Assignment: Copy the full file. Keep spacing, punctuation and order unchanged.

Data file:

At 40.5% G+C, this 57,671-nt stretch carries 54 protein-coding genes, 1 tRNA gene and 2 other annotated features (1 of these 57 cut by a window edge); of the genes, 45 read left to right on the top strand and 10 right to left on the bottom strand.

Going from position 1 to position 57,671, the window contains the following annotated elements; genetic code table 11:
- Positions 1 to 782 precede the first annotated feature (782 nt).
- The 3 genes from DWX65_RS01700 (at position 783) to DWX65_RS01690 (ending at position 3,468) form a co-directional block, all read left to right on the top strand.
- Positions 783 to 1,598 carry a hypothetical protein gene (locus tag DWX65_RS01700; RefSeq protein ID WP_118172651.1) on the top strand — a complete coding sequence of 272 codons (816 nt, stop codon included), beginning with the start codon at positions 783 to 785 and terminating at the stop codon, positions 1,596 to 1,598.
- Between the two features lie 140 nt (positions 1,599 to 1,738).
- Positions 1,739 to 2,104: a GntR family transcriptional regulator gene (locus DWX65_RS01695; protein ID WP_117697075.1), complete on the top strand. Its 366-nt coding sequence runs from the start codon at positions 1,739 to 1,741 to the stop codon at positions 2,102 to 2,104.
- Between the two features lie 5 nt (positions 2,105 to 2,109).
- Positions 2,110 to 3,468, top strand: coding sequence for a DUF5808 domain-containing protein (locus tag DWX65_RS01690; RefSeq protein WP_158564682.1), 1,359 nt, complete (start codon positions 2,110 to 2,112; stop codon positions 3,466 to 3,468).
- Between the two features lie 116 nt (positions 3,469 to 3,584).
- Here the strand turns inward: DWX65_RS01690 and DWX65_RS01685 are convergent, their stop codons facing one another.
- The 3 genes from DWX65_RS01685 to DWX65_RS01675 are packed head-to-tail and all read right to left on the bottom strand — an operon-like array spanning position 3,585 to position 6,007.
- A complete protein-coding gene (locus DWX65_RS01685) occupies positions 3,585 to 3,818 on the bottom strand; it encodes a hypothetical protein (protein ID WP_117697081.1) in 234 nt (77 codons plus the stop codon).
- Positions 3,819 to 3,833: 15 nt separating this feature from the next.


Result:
At 40.5% G+C, this 57,671-nt stretch carries 54 protein-coding genes, 1 tRNA gene and 2 other annotated features (1 of these 57 cut by a window edge); of the genes, 45 read left to right on the top strand and 10 right to left on the bottom strand.

Going from position 1 to position 57,671, the window contains the following annotated elements; genetic code table 11:
- Positions 1 to 782 precede the first annotated feature (782 nt).
- The 3 genes from DWX65_RS01700 (at position 783) to DWX65_RS01690 (ending at position 3,468) form a co-directional block, all read left to right on the top strand.
- Positions 783 to 1,598 carry a hypothetical protein gene (locus tag DWX65_RS01700; RefSeq protein ID WP_118172651.1) on the top strand — a complete coding sequence of 272 codons (816 nt, stop codon included), beginning with the start codon at positions 783 to 785 and terminating at the stop codon, positions 1,596 to 1,598.
- Between the two features lie 140 nt (positions 1,599 to 1,738).
- Positions 1,739 to 2,104: a GntR family transcriptional regulator gene (locus DWX65_RS01695; protein ID WP_117697075.1), complete on the top strand. Its 366-nt coding sequence runs from the start codon at positions 1,739 to 1,741 to the stop codon at positions 2,102 to 2,104.
- Between the two features lie 5 nt (positions 2,105 to 2,109).
- Positions 2,110 to 3,468, top strand: coding sequence for a DUF5808 domain-containing protein (locus tag DWX65_RS01690; RefSeq protein WP_158564682.1), 1,359 nt, complete (start codon positions 2,110 to 2,112; stop codon positions 3,466 to 3,468).
- Between the two features lie 116 nt (positions 3,469 to 3,584).
- Here the strand turns inward: DWX65_RS01690 and DWX65_RS01685 are convergent, their stop codons facing one another.
- The 3 genes from DWX65_RS01685 to DWX65_RS01675 are packed head-to-tail and all read right to left on the bottom strand — an operon-like array spanning position 3,585 to position 6,007.
- A complete protein-coding gene (locus DWX65_RS01685) occupies positions 3,585 to 3,818 on the bottom strand; it encodes a hypothetical protein (protein ID WP_117697081.1) in 234 nt (77 codons plus the stop codon).
- Positions 3,819 to 3,833: 15 nt separating this feature from the next.